It’s a packed Friday night at that spot and getting a drink is nearly impossible. It’s easier to make eye contact with a hummingbird on Adderall than it is with this bartender. If only you had an in, a way to make friends and ensure speedy service…
We talked to bartenders from some of New York City’s elite (and notoriously busy) drinking establishments and came up with some simple tips for how you can set yourself apart from what is most likely a boisterous, loud and drunken crowd. Use them wisely.
1) Tip early, tip cash
Even good tippers can go unnoticed by spreading their tips out drink by drink. Chances are, your bartender isn’t keeping track of those crumpled up ones during a rush.
Don’t dilute your dollars… start the night by tipping in one lump sum and make sure it’s cold hard cash. First impressions are everything, and redeeming yourself when the bar closes won’t help you get served when it’s open and packed.
A crispy five at the outset will do you more good than five dollar bills in separate, sweaty installments. And here you thought 5 equaled 5.
2) Put the phone away
If you’ve spent 7 minutes in line for a drink, that selfie you won’t remember taking can definitely wait. It holds up the line… and lines are a bartender’s worst enemy. Save your snapchats for the table and get served faster and friendlier.
3) Bring your empties back to the bar
Sure, you could leave all those empty pint glasses on the table, on the edges of unoccupied chairs or perched precariously on ledges not designed to hold glassware.
Or, since you’re already walking back to the bar (the place where the glasses get cleaned, filled and redistributed) you could just bring ‘em with you. Your bartender will (literally) thank you.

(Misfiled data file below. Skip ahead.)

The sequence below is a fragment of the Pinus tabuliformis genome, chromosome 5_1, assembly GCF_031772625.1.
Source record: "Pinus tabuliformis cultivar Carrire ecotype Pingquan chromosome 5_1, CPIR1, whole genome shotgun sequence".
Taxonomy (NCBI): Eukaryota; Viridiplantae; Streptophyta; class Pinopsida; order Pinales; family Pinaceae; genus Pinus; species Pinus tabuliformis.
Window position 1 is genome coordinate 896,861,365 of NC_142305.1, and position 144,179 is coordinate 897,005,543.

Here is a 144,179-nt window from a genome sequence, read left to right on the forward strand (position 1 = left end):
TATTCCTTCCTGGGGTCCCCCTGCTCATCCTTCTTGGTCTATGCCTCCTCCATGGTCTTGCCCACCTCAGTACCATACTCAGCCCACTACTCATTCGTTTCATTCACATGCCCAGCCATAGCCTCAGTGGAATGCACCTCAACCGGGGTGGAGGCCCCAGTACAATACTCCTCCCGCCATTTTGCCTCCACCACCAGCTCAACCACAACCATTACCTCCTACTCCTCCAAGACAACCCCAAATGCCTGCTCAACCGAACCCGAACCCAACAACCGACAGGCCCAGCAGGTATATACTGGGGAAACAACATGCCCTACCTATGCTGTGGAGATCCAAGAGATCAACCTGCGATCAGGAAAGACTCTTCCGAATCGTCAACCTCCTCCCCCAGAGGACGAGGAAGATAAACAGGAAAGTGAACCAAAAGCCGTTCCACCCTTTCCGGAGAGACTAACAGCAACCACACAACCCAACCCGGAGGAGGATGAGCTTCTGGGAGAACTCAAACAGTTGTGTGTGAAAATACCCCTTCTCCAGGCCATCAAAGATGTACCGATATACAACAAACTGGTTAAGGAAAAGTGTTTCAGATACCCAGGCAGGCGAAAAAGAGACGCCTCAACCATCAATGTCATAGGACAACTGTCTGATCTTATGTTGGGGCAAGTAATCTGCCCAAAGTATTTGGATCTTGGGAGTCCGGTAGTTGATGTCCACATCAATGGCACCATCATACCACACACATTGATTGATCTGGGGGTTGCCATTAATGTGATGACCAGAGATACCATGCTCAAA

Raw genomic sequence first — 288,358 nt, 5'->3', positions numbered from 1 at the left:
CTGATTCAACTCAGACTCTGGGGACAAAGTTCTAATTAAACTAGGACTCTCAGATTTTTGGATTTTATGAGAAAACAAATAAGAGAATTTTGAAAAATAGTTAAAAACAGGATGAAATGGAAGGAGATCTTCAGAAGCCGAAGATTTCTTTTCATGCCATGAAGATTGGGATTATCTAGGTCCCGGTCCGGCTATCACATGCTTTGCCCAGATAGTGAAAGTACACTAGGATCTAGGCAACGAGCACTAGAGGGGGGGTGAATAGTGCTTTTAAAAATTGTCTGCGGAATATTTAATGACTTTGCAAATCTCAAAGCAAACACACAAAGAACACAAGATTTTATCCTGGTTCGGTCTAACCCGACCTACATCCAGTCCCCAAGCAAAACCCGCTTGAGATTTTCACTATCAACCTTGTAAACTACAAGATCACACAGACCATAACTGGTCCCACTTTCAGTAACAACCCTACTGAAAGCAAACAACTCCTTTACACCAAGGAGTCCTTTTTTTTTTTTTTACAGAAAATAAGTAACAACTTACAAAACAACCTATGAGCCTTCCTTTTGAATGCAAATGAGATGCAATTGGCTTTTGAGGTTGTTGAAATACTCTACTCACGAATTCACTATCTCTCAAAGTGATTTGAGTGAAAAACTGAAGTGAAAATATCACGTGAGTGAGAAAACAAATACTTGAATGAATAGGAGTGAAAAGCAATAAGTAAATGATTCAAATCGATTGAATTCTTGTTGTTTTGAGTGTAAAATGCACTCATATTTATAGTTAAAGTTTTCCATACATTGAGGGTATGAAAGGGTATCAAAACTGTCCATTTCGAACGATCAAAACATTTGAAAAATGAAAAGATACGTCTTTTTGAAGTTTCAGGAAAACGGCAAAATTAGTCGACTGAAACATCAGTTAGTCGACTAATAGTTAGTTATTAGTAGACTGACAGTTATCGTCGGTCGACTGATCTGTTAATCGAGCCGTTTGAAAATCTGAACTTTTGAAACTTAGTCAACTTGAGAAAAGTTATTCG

4) Provide moral support
It is an indisputable law of the universe that there must always be at least one obnoxious person in any drinking establishment. Most often, there are dozens. When it comes to prime ass-busting hours, a little empathy can go a long way.
If you notice somebody crossing the a-hole line (and violating these 5 rules) see if you can catch the bartender’s eye. Make a joke at the offender’s expense, or just give that nod of understanding. It can get lonely behind the bar, and even a drop of support can be therapeutic beyond reason.
5) If the time is right, ask for recommendations
Contrary to popular belief, people working behind bars have tastes, interests and lower halves of their bodies. So long as it’s not super busy, asking your bartender what they’ve been drinking and what they can recommend is a good way to make friends. Even if you don’t take them up on their rec, it’s a whole lot better than shouting “what beer do you have?!”